“Kids are using your menthol products. If you really don’t want youth users, based on your own public statements and logic, it will be removed,” said Meredith Berkman, co-founder of the group . “Their predation is basically continuing.”

Juul launched its sleek, disposable e-cigarettes in 2015 as an alternative to bulky traditional e-cigarettes that require users to fill canisters of “e-liquids.” By the end of 2017, it was the hottest e-cigarette on the market.

U.S. Surgeons warned in 2018 that teen vaping had become an “epidemic” as they found that more than 20 percent of high school students reported vaping that year, a 78 percent increase from 2017.

Juul pulled its fruity flavors that same year under pressure from the FDA and Congress. Currently, only JUUL’s menthol and tobacco-flavored pods are still in stores. The company, which was worth $38 billion at its peak, is now only worth around $1.6 billion.

In 2019, Congress found that JUUL “deployed a sophisticated program” to target children in schools and summer camps. The company has also been accused of targeting young people in advertisements and commercials.

The FDA has spent two years reviewing requirements for Juul to sell tobacco and menthol-flavored e-cigarettes. While advocates praised the move, the agency’s abrupt reversal raised questions.

Robin Koval, chief executive and president of anti-tobacco group The Truth Initiative, said keeping Juul on the market “sends mixed signals about its bold decision to deny JUUL marketing authorization.”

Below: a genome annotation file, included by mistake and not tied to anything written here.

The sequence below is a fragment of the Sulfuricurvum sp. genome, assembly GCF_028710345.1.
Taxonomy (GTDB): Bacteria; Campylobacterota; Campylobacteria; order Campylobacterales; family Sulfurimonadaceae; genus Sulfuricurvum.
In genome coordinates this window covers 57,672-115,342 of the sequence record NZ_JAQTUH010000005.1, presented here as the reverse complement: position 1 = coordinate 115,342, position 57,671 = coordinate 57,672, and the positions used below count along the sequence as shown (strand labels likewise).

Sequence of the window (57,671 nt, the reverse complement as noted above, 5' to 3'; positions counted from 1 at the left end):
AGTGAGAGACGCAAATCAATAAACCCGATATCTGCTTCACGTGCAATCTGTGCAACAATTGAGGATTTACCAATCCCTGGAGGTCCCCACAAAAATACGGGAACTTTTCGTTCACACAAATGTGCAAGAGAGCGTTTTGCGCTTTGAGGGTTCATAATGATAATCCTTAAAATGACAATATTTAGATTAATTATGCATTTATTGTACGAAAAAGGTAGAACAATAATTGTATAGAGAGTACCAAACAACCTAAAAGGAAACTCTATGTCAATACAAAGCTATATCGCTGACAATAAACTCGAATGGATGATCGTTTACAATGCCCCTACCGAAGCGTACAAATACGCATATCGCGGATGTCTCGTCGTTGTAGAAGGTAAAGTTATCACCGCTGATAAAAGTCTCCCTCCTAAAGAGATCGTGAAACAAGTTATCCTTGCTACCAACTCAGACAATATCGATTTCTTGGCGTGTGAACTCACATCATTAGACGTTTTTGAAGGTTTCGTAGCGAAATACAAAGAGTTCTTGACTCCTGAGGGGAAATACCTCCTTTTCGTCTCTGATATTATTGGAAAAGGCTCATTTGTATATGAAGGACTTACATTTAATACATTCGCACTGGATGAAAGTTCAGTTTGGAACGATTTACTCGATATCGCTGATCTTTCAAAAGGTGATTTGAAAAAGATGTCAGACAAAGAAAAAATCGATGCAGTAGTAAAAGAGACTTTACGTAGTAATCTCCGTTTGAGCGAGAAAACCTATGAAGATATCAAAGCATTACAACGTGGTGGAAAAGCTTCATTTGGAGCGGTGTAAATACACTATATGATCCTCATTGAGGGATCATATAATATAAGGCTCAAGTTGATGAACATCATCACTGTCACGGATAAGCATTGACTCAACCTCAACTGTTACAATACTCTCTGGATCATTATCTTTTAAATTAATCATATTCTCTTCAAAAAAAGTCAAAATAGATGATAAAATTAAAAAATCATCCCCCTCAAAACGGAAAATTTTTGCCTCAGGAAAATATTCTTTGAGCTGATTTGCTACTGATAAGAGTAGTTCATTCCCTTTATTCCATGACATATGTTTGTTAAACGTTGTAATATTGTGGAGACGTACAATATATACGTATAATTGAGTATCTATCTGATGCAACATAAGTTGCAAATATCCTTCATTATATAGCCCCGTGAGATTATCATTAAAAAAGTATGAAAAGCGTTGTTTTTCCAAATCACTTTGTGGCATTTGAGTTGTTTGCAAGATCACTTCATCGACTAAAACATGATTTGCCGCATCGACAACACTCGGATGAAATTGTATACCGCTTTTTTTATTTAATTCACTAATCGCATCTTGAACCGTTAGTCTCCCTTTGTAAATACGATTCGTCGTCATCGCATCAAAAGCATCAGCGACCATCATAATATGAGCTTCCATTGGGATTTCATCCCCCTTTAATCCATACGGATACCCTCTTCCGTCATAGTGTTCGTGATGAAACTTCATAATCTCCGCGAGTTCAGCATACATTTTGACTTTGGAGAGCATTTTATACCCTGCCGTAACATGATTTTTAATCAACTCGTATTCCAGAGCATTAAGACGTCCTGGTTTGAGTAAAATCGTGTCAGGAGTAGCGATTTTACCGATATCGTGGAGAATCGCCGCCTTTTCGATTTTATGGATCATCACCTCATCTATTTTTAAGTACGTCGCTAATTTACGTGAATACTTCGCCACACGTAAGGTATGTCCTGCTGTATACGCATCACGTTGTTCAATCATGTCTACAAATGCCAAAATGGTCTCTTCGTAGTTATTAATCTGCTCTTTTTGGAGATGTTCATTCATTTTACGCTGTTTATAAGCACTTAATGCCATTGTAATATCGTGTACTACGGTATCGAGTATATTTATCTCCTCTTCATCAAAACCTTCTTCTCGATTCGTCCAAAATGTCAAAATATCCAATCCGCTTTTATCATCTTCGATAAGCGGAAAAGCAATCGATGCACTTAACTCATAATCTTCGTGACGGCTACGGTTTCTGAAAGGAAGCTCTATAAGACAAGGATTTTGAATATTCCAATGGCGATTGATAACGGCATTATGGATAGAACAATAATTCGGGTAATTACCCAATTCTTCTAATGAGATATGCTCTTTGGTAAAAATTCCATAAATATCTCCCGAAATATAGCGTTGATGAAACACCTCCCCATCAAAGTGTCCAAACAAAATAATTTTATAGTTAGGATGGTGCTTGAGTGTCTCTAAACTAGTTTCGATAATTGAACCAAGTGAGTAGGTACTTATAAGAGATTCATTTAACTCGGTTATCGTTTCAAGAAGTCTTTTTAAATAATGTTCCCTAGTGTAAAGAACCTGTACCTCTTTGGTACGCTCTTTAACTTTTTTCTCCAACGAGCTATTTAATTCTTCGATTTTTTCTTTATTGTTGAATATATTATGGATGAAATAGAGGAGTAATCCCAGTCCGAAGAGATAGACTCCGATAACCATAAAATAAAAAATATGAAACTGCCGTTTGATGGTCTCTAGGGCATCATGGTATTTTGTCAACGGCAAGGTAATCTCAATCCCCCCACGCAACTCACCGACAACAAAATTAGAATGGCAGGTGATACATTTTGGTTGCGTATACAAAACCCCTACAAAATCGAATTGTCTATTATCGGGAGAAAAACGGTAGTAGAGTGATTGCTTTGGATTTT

“We are in a situation where nearly a year ago, millions of teens were at risk of lifelong nicotine addiction, and the FDA failed to take action on products that make up the bulk of the e-cigarette market,” Koval said in a statement. . ” What seemed like progress just a few weeks ago now seems like a mirage in the summer sun, a failure for our nation’s youth and public health.”

Douglas, director of the Tobacco Research Network, told The Hill that the FDA’s decision to suspend its marketing denial order was “puzzling.”

“The fact that they had to crunch and go back to the drawing board almost immediately shows that they did blunder, asking more questions than answering,” he said.

The FDA said it would not comment on pending litigation.

In response to questions about how to review applications from other companies, including Vuse and Puff Bar, the federal agency said it evaluates each application individually and that all manufacturers must demonstrate that the new product is “fit for protecting public health.”

“The standard requires us to consider the risks and benefits to the entire population,” the statement read.

As the legal battle continues, experts are divided on whether the teen vaping epidemic is worsening or improving. About 11 percent of high school students and about 3 percent of middle school students reported vaping in 2021, according to the latest FDA data.

That’s down from 2020, when the FDA found 3.6 million teen e-cigarette users, with 26.5 percent of high school students using the products.

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The agency cautioned against making comparisons to previous years because the survey was conducted at the height of the pandemic last year.

Still, health officials say the survey provides an important snapshot of vaping trends among young people in the country.

Nathaniel Weixel contributed.